The sequence of nitrogen bases along a DNA strand can be thought of as the recipe or list of ingredients to make proteins, which our bodies need to function properly. Any change or variation to this ingredient list can influence the “final product,” and in genetic terms this is known as a mutation.
In this lab activity, we will apply what we have learned about DNA and protein synthesis to predict the outcome of various mutations, focusing on the human gene for dystrophin. Dystrophin is a protein that helps build healthy muscle, and mutations in the associated gene can lead to the disease Muscular Dystrophy (MD). MD is a group of diseases that cause progressive weakness and loss of muscle mass. There are many different kinds of MD, and symptoms of the most common variety begin in childhood. Some people who have MD will eventually lose the ability to walk, or have trouble breathing or swallowing. There is no cure for MD, but medications and therapy can help manage symptoms and slow the course of the disease.
Here we are focusing on the relationship between mutations and disease, but it is important to remember that the vast majority of mutations are actually “neutral”, meaning they have little to no direct impact on an organism’s ability to survive and reproduce. Furthermore, mutations increase genetic diversity, which is key to the success and continuation of all populations (a point we will return to in a future lab).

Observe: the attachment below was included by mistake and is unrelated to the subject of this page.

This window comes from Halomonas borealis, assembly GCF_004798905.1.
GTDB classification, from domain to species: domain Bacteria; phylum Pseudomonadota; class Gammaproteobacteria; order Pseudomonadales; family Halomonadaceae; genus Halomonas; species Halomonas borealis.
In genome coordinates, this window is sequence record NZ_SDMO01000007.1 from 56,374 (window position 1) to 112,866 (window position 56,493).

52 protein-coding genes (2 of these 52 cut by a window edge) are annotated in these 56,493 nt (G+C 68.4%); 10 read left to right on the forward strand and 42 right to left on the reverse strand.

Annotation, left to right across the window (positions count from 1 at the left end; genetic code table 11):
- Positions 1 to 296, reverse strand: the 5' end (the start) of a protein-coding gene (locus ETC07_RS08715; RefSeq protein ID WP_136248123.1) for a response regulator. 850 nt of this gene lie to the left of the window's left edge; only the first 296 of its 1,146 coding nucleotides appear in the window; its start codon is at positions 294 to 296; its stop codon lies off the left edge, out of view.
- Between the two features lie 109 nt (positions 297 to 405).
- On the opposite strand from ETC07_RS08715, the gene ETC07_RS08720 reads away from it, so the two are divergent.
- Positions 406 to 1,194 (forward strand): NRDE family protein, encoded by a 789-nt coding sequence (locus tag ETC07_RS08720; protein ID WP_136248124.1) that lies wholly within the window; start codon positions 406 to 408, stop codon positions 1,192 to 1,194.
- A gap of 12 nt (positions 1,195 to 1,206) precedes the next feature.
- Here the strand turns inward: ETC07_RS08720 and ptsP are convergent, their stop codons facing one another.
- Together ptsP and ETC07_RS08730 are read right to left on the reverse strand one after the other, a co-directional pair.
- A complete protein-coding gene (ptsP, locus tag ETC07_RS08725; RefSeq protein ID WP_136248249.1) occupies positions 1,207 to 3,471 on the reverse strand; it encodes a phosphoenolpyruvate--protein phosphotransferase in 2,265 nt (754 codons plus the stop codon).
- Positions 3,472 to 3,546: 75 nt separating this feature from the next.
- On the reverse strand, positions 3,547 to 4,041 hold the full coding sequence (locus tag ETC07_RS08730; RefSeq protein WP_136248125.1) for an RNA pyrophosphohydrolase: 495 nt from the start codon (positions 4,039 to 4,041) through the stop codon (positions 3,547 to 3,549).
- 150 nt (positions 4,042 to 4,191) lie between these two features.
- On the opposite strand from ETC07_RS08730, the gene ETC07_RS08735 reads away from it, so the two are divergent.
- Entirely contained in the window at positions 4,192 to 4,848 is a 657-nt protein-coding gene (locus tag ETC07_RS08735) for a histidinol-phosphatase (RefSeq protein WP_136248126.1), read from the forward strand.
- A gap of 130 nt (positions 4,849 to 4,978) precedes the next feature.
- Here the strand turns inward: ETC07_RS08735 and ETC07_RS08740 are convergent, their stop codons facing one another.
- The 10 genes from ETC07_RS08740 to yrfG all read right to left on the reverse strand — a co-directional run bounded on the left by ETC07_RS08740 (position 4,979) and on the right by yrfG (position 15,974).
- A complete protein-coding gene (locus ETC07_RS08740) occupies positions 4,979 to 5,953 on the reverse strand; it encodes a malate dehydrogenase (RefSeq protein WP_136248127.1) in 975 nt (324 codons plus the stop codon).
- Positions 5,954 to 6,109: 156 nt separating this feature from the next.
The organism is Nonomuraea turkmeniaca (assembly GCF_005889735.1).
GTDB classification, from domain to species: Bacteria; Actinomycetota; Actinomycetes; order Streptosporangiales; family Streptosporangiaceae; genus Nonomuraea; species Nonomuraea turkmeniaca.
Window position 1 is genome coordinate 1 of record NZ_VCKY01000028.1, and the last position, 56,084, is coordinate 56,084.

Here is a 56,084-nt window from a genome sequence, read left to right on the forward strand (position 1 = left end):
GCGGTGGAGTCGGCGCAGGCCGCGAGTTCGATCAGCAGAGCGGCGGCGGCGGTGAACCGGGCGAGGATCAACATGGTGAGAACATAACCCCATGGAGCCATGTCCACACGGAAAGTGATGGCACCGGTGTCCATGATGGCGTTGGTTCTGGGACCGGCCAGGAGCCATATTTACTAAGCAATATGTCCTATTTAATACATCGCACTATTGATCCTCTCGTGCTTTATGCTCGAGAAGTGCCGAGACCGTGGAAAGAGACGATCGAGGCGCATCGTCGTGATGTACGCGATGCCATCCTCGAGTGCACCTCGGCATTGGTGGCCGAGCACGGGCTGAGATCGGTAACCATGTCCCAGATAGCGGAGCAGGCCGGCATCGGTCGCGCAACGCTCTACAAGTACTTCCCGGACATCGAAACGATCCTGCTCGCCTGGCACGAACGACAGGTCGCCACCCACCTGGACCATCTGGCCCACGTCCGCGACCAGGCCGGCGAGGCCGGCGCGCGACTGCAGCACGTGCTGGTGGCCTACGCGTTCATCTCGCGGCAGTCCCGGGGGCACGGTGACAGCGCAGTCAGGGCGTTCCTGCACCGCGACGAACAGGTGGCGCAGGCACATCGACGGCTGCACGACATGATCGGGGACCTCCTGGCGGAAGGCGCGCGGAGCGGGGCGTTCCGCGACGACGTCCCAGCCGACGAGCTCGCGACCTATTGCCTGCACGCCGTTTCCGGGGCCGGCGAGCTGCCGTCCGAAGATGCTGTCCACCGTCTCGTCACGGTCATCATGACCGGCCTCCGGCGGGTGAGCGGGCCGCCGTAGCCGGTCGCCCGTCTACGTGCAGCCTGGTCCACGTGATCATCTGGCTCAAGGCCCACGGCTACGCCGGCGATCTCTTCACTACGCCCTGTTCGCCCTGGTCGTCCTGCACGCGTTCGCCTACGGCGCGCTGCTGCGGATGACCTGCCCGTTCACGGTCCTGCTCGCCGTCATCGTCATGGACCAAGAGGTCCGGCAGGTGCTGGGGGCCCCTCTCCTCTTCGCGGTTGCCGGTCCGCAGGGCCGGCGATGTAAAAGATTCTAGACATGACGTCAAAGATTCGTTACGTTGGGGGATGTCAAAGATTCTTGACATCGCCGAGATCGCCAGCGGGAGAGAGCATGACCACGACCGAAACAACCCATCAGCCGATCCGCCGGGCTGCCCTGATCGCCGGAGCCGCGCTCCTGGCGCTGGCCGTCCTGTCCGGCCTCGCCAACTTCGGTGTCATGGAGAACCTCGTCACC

You will be conducting genetic research, working with DNA samples from twin brothers. Liam has MD, but his twin brother Elijah does not. After comparing Liam and Elijah’s DNA sequences for the dystrophin gene, you have identified five differences and specified their locations within the DNA sequences (Table 1). The sequence for Elijah’s “normal” dystrophin gene is also provided below. Use this information in combination with the material from the DNA & Protein Synthesis Module to answer the following questions and predict which of the five mutations in Liam’s DNA is the most likely cause of his MD. HINT: Assume that both Elijah’s and Liam’s sequences produced a protein.
Elijah’s “Normal” Dystrophin Sequence
In the DNA sequence listed below, Exon segments are denoted by capital letters, and intron segments are denoted by lowercase letters
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